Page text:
NASA's Orion spacecraft is expected to fly by the moon next Monday, Nov. 21, performing a close approach of the lunar surface on its way to a distant retrograde orbit, according to NASA.
Orion's entry into the lunar sphere of influence will make the moon, instead of Earth, the main gravitational force acting on the spacecraft, said NASA.
Flight controllers will conduct an outbound powered flyby burn to harness the force from the moon's gravity, accelerate the spacecraft, and direct it toward a distant retrograde orbit beyond the moon.
During the outbound powered flyby, Orion will make its closest approach, approximately 128 kilometers (80 miles), above to the lunar surface, according to NASA.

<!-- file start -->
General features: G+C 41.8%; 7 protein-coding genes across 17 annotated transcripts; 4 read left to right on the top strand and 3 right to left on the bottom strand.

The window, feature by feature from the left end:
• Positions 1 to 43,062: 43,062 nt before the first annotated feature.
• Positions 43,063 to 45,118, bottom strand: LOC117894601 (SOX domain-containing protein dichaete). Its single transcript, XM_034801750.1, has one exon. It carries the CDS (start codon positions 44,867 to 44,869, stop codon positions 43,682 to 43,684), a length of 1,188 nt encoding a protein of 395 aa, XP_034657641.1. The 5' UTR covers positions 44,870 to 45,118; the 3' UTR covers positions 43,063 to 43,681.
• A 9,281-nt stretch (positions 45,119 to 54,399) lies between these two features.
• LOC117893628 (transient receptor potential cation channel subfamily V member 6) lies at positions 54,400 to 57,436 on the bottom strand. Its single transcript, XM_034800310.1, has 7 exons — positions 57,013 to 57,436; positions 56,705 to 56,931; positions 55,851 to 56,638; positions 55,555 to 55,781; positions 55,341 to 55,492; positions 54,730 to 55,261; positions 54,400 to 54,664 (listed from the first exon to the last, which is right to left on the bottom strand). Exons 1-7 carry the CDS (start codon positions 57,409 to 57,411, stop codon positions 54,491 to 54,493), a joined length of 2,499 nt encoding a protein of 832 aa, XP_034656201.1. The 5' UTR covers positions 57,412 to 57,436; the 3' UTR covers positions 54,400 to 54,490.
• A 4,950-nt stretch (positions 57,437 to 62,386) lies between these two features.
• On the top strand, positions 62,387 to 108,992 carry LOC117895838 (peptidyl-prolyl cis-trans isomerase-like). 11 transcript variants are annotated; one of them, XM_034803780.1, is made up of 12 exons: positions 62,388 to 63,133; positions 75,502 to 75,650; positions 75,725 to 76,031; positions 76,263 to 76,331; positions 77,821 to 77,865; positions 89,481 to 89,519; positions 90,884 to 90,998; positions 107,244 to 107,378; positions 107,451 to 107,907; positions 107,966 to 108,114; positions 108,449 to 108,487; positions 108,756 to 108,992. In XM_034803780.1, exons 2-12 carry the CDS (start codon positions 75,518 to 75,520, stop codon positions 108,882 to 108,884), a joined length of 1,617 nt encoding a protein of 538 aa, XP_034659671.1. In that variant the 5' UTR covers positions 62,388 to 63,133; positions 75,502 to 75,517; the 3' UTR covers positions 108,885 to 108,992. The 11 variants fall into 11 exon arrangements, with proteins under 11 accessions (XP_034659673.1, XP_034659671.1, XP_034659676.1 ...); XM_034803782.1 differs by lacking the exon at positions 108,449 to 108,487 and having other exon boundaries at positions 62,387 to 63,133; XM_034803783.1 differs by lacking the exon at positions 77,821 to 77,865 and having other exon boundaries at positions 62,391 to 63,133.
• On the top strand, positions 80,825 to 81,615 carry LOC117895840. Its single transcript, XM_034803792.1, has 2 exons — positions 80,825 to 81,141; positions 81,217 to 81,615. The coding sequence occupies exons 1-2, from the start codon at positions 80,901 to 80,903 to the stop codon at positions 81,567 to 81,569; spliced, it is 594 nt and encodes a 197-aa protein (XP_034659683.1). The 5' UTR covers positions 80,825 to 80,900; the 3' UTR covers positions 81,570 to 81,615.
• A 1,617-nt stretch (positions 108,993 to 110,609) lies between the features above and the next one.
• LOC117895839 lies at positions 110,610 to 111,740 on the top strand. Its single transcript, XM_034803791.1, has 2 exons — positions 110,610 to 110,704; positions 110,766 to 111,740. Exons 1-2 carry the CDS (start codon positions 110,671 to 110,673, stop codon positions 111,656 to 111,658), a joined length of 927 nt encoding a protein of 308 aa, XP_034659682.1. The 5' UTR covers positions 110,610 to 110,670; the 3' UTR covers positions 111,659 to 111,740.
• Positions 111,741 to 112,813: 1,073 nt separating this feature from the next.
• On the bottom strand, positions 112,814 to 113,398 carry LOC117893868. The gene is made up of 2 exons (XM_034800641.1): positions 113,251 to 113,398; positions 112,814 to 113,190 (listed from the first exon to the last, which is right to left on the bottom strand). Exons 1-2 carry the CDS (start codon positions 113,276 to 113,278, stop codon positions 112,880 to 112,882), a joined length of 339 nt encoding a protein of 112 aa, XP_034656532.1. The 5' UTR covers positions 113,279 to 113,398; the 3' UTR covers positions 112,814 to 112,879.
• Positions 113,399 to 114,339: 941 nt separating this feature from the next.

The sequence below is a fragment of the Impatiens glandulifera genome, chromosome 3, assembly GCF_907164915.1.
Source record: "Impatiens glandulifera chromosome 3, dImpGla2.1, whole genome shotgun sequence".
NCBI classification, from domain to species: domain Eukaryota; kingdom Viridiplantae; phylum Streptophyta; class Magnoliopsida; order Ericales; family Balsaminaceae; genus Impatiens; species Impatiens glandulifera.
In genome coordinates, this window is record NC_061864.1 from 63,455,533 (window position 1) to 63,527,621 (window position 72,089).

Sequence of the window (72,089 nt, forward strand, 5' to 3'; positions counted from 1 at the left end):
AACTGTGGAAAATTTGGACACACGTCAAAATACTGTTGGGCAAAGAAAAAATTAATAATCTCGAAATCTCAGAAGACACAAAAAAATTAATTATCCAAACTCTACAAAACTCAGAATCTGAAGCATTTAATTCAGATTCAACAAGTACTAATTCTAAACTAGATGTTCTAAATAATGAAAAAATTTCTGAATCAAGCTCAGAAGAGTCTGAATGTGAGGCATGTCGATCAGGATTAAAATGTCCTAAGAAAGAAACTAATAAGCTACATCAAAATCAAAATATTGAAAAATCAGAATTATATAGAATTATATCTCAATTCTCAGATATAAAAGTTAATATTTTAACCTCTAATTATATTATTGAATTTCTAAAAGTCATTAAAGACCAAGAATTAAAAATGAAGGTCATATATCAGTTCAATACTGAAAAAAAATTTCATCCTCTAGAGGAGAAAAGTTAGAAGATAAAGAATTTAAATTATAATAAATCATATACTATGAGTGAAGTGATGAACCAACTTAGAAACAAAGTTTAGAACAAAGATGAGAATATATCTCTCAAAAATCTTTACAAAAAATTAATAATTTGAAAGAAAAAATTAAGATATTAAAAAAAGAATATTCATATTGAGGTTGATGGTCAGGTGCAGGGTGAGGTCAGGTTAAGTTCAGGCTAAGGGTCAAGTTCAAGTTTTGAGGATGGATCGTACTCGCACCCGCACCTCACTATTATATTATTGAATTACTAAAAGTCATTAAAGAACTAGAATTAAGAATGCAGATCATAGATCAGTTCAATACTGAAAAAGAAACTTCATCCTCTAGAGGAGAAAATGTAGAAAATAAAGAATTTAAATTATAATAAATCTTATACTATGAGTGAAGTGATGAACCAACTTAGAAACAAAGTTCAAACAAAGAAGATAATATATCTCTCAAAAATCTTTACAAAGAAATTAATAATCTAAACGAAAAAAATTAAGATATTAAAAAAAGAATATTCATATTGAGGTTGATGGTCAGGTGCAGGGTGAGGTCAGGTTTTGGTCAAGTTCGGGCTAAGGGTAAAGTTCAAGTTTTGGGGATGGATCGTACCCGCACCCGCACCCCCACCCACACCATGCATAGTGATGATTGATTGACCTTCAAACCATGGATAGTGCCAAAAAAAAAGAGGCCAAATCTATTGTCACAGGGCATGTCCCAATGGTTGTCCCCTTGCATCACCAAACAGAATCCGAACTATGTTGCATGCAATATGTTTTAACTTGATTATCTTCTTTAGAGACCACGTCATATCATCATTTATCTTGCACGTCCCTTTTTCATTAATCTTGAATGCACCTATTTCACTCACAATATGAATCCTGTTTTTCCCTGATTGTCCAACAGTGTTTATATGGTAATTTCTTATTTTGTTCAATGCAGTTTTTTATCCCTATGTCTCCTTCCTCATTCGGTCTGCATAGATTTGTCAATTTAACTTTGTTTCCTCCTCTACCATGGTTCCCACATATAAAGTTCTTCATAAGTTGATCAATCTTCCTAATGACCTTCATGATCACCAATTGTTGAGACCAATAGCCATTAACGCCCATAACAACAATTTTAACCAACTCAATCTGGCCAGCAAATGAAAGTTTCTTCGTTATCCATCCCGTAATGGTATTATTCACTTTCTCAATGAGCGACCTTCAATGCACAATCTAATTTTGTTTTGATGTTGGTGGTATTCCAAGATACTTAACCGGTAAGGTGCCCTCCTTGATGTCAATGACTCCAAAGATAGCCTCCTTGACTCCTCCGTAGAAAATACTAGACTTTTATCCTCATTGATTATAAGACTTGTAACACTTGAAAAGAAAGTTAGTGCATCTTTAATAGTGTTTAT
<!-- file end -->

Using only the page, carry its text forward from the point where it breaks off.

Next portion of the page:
Four days later, another burn using the European Service Module will insert Orion into distant retrograde orbit, where it will remain for about a week to test spacecraft systems.
Carrying an uncrewed Orion, NASA's Space Launch System lifted off for its flight test debut early Wednesday from Launch Pad 39B at NASA's Kennedy Space Center in Florida.
Following the launch, Orion is enroute to the moon as the first mission of NASA's Artemis program.